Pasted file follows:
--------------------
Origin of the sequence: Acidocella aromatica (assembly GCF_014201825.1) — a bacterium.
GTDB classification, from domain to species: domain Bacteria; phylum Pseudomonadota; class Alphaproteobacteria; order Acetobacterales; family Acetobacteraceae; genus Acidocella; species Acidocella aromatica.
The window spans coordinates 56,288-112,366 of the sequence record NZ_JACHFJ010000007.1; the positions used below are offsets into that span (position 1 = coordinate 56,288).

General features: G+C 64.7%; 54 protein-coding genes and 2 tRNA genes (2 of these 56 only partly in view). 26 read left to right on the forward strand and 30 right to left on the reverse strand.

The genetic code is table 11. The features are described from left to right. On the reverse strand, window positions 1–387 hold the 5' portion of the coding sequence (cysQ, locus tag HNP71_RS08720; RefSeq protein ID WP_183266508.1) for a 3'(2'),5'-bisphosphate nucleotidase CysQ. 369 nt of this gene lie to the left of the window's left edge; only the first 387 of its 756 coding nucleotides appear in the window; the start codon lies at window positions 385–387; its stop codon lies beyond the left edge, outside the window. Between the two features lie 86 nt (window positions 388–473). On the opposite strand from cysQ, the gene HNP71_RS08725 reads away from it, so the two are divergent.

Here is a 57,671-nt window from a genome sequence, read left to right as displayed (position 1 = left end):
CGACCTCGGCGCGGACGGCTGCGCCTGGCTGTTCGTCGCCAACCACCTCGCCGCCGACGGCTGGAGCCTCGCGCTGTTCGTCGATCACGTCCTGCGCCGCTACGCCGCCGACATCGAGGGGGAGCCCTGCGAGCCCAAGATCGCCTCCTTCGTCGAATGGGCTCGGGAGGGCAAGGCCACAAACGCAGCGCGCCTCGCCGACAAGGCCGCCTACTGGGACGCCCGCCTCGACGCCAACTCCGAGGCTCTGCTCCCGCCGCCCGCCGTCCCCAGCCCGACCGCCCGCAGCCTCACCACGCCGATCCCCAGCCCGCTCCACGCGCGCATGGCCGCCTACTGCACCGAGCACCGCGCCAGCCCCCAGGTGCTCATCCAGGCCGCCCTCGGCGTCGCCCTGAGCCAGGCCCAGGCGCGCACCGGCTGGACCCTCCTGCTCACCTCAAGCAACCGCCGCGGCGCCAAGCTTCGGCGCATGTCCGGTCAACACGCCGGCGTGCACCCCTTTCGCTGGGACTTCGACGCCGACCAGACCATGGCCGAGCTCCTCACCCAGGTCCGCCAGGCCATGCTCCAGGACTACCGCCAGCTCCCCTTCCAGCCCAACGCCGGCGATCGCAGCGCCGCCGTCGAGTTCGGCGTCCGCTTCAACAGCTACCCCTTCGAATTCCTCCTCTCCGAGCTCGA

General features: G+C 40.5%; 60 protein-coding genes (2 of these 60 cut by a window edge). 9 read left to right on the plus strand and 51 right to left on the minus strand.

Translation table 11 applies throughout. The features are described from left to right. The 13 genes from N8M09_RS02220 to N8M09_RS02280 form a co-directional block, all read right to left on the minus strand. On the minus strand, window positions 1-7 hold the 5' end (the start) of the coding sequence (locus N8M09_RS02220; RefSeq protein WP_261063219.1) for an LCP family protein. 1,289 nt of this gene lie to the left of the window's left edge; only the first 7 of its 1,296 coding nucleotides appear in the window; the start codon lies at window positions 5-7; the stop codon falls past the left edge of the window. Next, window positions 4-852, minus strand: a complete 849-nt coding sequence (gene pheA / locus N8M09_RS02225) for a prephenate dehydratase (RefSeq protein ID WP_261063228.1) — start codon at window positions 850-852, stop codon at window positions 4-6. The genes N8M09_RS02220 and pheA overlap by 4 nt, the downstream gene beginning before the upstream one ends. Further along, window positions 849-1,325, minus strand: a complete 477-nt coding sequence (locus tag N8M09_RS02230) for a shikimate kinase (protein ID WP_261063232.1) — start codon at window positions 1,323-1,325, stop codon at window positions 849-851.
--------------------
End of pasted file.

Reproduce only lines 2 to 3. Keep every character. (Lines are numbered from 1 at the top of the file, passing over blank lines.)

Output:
GTDB classification, from domain to species: domain Bacteria; phylum Pseudomonadota; class Alphaproteobacteria; order Acetobacterales; family Acetobacteraceae; genus Acidocella; species Acidocella aromatica.
The window spans coordinates 56,288-112,366 of the sequence record NZ_JACHFJ010000007.1; the positions used below are offsets into that span (position 1 = coordinate 56,288).